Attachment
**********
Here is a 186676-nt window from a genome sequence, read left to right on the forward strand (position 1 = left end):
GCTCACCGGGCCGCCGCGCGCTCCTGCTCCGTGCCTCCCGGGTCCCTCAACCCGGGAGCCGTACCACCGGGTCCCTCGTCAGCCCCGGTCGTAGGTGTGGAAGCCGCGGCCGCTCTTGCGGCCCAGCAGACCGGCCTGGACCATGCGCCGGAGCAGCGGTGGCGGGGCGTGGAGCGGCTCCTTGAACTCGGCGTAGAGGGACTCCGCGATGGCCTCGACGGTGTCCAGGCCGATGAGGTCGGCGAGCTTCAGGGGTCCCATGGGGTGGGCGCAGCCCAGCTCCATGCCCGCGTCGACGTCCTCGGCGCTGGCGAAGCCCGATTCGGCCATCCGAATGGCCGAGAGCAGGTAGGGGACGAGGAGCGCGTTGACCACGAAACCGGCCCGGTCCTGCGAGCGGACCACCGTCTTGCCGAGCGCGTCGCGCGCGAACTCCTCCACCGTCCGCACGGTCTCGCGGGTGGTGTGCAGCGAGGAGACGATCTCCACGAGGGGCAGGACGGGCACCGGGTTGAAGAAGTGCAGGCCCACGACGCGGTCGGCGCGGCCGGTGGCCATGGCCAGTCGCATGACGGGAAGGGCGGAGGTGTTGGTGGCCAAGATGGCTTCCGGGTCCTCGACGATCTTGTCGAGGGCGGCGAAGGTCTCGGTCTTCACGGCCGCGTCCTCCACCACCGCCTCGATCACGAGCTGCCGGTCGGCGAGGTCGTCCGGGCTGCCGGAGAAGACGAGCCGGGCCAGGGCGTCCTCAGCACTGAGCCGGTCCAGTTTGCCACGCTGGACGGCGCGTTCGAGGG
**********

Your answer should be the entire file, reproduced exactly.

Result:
Here is a 186676-nt window from a genome sequence, read left to right on the forward strand (position 1 = left end):
GCTCACCGGGCCGCCGCGCGCTCCTGCTCCGTGCCTCCCGGGTCCCTCAACCCGGGAGCCGTACCACCGGGTCCCTCGTCAGCCCCGGTCGTAGGTGTGGAAGCCGCGGCCGCTCTTGCGGCCCAGCAGACCGGCCTGGACCATGCGCCGGAGCAGCGGTGGCGGGGCGTGGAGCGGCTCCTTGAACTCGGCGTAGAGGGACTCCGCGATGGCCTCGACGGTGTCCAGGCCGATGAGGTCGGCGAGCTTCAGGGGTCCCATGGGGTGGGCGCAGCCCAGCTCCATGCCCGCGTCGACGTCCTCGGCGCTGGCGAAGCCCGATTCGGCCATCCGAATGGCCGAGAGCAGGTAGGGGACGAGGAGCGCGTTGACCACGAAACCGGCCCGGTCCTGCGAGCGGACCACCGTCTTGCCGAGCGCGTCGCGCGCGAACTCCTCCACCGTCCGCACGGTCTCGCGGGTGGTGTGCAGCGAGGAGACGATCTCCACGAGGGGCAGGACGGGCACCGGGTTGAAGAAGTGCAGGCCCACGACGCGGTCGGCGCGGCCGGTGGCCATGGCCAGTCGCATGACGGGAAGGGCGGAGGTGTTGGTGGCCAAGATGGCTTCCGGGTCCTCGACGATCTTGTCGAGGGCGGCGAAGGTCTCGGTCTTCACGGCCGCGTCCTCCACCACCGCCTCGATCACGAGCTGCCGGTCGGCGAGGTCGTCCGGGCTGCCGGAGAAGACGAGCCGGGCCAGGGCGTCCTCAGCACTGAGCCGGTCCAGTTTGCCACGCTGGACGGCGCGTTCGAGGG